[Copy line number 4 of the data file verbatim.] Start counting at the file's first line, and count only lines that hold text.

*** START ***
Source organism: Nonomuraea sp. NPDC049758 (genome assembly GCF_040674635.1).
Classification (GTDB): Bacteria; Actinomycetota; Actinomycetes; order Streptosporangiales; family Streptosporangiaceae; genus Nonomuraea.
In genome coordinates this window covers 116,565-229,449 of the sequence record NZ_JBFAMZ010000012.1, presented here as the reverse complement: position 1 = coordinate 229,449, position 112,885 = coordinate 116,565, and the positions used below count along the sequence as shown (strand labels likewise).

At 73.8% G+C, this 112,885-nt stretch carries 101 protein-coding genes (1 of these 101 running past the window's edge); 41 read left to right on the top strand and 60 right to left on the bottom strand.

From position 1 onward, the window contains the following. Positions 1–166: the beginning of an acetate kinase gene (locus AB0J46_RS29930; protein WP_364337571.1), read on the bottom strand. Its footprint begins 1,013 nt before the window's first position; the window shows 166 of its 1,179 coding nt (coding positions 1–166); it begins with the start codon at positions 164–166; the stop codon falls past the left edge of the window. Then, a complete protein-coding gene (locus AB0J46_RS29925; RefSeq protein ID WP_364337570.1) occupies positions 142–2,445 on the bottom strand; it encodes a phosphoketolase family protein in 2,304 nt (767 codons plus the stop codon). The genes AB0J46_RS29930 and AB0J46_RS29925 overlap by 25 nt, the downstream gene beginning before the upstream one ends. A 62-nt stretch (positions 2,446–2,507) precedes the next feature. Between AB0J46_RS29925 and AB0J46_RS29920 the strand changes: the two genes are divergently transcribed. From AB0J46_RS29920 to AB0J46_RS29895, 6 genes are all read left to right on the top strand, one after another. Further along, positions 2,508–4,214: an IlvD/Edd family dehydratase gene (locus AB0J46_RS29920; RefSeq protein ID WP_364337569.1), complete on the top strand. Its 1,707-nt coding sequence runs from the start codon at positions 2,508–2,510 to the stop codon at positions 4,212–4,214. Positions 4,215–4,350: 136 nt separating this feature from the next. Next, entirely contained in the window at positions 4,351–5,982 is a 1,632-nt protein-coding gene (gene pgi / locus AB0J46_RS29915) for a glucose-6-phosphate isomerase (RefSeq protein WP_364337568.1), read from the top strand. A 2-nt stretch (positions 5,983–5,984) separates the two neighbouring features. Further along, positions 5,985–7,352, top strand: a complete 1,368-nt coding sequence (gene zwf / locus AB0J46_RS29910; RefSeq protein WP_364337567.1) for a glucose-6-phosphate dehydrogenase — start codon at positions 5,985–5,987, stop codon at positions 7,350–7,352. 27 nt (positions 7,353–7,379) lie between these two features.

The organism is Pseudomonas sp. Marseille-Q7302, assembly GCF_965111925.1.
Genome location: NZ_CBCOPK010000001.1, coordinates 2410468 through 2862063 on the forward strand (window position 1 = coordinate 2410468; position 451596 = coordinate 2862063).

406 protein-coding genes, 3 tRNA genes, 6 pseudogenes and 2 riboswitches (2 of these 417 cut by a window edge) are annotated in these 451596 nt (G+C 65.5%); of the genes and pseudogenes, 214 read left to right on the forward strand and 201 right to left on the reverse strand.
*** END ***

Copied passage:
At 73.8% G+C, this 112,885-nt stretch carries 101 protein-coding genes (1 of these 101 running past the window's edge); 41 read left to right on the top strand and 60 right to left on the bottom strand.